Takashi Murakami (born 1 February 1963 in Tokyo), is a prolific contemporary Japanese artist who works in both fine arts media, such as painting, as well as digital and commercial media. He blurs the boundaries between high and low art. He appropriates popular themes from mass media and pop culture, then turns them into thirty-foot sculptures, "Superflat" paintings, or marketable commercial goods such as figurines or phone caddies.
Murakami attended the Tokyo National University of Fine Arts and Music, initially studying more traditional Japanese art. He pursued a doctorate in Nihonga, a mixture of Western and Eastern styles dating back to the late 19th century. However, due to the popularity of anime and manga, Japanese styles of animation and comic graphic stories, Murakami became disillusioned with Nihonga. He became passionate about otaku culture, which he felt was more representative of modern-day Japanese life.
This resulted in Superflat, the style that Murakami is credited with starting. It developed from Poku, (Pop + otaku). Murakami has written that he aims to represent Poku culture because he expects that animation and otaku might create a new culture. This new culture is a rejuvenation of the contemporary Japanese art scene. In interviews, Murakami has expressed a frustration with the lack of a reliable and sustainable art market in post-war Japan, and the general view of Japanese art as having a low art status. He is quoted as saying that the market is nothing but "a shallow appropriation of Western trends". His first reaction was to make art in non-fine arts media. Then he decided to focus on the market sustainability of art and promote himself first overseas. This marks the birth of KaiKai Kiki, LLC.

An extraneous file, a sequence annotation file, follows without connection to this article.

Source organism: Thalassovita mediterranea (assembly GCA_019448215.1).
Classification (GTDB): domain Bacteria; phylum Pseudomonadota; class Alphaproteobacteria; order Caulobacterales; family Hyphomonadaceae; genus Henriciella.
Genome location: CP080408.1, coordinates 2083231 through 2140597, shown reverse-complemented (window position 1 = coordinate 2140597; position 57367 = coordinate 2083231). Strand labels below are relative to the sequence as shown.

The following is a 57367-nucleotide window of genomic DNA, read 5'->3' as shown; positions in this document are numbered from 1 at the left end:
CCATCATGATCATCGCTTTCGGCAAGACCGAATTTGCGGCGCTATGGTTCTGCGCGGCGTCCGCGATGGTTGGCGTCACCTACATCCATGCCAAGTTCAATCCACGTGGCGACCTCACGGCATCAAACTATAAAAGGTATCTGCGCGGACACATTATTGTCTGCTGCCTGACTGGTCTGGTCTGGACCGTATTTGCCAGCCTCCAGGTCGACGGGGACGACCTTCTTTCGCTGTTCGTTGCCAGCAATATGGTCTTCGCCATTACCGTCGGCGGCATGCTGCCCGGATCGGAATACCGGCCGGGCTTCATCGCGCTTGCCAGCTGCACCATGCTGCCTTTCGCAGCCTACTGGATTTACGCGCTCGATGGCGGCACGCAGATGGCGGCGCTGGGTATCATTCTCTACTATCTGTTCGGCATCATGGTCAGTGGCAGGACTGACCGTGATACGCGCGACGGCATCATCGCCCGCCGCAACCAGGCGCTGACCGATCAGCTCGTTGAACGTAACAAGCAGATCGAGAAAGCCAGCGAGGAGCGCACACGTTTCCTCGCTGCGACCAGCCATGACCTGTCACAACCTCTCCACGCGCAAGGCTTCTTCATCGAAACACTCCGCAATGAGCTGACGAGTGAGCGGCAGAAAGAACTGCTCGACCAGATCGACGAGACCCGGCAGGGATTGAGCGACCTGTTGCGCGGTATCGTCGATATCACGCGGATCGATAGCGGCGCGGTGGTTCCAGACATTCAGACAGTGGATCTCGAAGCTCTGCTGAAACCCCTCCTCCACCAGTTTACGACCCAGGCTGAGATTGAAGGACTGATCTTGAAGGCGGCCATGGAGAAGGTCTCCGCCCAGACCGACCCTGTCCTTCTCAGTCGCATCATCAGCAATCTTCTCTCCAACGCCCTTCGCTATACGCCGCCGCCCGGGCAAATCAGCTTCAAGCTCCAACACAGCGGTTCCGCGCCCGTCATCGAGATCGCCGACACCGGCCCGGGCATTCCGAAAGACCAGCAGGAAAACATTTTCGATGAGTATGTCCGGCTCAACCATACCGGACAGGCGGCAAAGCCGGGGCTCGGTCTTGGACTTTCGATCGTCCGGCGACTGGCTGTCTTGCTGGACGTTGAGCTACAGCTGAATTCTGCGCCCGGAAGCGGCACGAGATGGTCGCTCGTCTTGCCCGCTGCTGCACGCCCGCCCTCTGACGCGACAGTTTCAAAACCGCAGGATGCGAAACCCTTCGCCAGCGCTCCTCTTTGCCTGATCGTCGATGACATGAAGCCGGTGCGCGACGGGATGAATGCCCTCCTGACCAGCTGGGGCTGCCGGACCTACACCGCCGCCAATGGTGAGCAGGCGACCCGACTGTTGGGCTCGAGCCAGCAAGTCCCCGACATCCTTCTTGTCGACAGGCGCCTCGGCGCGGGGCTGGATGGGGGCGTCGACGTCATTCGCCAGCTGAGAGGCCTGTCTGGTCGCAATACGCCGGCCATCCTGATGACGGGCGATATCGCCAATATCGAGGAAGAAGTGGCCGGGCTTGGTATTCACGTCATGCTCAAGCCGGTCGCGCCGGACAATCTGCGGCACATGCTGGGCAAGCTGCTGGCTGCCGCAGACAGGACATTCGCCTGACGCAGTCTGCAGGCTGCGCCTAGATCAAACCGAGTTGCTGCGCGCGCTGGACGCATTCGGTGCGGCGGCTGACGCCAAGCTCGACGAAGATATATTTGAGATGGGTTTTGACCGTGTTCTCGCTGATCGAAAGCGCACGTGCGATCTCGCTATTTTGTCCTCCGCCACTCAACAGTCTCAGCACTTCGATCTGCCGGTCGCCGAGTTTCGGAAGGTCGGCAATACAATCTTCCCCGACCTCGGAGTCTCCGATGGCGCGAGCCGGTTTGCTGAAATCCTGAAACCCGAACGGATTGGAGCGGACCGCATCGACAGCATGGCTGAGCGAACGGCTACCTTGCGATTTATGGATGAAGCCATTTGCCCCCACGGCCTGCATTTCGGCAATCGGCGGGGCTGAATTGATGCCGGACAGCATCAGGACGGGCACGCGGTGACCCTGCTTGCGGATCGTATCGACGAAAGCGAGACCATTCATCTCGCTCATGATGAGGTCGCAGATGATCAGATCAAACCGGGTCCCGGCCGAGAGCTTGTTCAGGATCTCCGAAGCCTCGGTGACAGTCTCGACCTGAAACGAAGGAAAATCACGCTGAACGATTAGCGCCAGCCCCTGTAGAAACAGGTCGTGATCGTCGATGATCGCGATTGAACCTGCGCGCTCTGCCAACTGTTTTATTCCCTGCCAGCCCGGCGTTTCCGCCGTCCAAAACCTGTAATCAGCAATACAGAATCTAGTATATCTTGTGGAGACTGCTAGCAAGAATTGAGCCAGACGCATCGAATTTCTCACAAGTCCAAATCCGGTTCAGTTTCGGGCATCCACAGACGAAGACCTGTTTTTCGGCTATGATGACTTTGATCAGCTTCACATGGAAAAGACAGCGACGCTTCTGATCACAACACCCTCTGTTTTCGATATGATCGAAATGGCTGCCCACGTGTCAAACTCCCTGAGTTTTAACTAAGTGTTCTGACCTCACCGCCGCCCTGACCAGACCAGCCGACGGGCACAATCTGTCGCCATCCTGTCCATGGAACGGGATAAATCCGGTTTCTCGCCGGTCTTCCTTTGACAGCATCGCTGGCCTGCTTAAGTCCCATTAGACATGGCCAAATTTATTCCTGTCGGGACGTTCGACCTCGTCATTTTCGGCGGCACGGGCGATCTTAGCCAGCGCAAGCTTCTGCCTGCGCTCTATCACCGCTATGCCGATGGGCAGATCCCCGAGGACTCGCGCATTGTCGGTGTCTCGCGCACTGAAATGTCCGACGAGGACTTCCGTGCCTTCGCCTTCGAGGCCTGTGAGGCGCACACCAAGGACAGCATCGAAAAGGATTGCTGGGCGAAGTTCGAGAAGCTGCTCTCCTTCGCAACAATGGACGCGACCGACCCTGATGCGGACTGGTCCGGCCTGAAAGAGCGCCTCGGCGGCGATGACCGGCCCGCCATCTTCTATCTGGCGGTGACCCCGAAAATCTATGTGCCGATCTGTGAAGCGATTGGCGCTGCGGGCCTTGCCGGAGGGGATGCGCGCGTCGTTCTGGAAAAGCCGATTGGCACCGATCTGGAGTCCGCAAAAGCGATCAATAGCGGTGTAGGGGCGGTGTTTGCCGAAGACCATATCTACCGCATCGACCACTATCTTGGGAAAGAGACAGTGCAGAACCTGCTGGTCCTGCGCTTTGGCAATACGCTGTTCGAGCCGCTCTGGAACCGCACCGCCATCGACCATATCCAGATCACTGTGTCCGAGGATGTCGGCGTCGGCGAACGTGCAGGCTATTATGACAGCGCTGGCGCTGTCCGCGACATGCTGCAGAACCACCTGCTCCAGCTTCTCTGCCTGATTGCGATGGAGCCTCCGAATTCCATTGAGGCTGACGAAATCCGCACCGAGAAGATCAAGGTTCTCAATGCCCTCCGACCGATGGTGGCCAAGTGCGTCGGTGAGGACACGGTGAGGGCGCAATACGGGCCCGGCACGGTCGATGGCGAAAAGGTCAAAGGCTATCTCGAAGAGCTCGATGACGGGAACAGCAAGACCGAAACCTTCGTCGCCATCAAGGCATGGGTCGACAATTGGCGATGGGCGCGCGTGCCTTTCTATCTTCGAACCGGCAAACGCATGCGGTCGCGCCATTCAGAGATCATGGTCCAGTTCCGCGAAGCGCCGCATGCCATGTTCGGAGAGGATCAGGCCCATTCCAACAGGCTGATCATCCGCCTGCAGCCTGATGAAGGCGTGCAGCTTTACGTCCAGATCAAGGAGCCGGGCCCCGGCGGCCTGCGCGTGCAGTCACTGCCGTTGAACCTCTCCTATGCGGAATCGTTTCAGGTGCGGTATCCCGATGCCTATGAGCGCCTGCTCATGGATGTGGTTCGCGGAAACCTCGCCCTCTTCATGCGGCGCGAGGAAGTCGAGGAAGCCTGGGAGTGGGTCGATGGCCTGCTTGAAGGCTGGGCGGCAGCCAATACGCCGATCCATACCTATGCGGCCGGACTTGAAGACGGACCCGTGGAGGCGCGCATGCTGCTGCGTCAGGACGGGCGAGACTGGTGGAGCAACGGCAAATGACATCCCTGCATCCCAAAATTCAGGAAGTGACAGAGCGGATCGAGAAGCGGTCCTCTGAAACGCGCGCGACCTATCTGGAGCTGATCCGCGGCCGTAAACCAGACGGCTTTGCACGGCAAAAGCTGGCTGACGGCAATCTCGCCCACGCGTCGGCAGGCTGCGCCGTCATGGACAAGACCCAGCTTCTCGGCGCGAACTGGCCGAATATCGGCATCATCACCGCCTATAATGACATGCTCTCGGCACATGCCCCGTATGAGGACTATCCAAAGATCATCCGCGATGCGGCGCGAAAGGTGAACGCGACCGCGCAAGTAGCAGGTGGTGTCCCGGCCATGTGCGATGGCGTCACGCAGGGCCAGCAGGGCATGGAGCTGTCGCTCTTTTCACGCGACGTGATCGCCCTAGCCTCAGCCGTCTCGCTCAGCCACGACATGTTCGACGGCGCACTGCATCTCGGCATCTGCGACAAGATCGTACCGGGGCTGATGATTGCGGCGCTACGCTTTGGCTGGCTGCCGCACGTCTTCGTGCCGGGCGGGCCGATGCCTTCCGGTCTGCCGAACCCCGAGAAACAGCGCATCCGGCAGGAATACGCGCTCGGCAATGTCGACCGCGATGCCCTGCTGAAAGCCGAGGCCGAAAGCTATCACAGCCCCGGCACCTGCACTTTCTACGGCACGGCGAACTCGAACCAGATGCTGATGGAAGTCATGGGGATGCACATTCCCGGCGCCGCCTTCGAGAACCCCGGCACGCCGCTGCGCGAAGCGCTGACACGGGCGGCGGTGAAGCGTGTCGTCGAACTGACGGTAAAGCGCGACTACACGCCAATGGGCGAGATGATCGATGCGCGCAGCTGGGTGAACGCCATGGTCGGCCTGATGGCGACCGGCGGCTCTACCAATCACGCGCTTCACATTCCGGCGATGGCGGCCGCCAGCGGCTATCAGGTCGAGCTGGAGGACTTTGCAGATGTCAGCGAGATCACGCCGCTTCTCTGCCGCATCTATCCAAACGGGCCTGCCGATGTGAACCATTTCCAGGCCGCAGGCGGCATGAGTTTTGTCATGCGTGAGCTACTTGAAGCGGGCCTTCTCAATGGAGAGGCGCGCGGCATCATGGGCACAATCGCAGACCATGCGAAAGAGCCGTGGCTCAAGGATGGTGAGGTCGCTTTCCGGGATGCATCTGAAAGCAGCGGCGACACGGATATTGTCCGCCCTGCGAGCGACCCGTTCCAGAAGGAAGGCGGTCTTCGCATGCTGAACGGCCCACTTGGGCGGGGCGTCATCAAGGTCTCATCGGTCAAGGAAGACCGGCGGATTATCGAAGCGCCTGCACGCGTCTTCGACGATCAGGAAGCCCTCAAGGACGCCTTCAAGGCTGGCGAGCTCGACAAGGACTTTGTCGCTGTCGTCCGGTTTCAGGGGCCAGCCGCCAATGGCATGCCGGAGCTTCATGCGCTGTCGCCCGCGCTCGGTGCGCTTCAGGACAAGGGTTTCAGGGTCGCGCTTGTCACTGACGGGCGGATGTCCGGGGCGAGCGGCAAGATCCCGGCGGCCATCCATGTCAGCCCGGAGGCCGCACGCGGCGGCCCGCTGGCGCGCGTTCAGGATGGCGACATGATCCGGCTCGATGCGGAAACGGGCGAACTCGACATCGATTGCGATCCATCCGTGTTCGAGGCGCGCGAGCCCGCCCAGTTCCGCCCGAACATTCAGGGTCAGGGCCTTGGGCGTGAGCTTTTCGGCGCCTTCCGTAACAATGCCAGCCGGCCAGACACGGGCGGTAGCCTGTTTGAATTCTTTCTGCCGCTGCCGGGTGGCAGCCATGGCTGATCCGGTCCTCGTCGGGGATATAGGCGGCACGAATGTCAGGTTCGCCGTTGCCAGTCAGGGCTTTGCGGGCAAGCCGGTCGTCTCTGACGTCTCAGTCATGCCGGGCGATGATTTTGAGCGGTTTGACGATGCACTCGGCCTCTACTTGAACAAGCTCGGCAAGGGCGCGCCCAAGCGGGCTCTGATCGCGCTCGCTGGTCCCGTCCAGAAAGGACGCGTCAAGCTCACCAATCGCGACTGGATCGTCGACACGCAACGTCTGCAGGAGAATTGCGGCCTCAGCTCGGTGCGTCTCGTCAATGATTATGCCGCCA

In 2008, Takashi Murakami made Time magazine's "100 Most Influential People" list, the only visual artist included.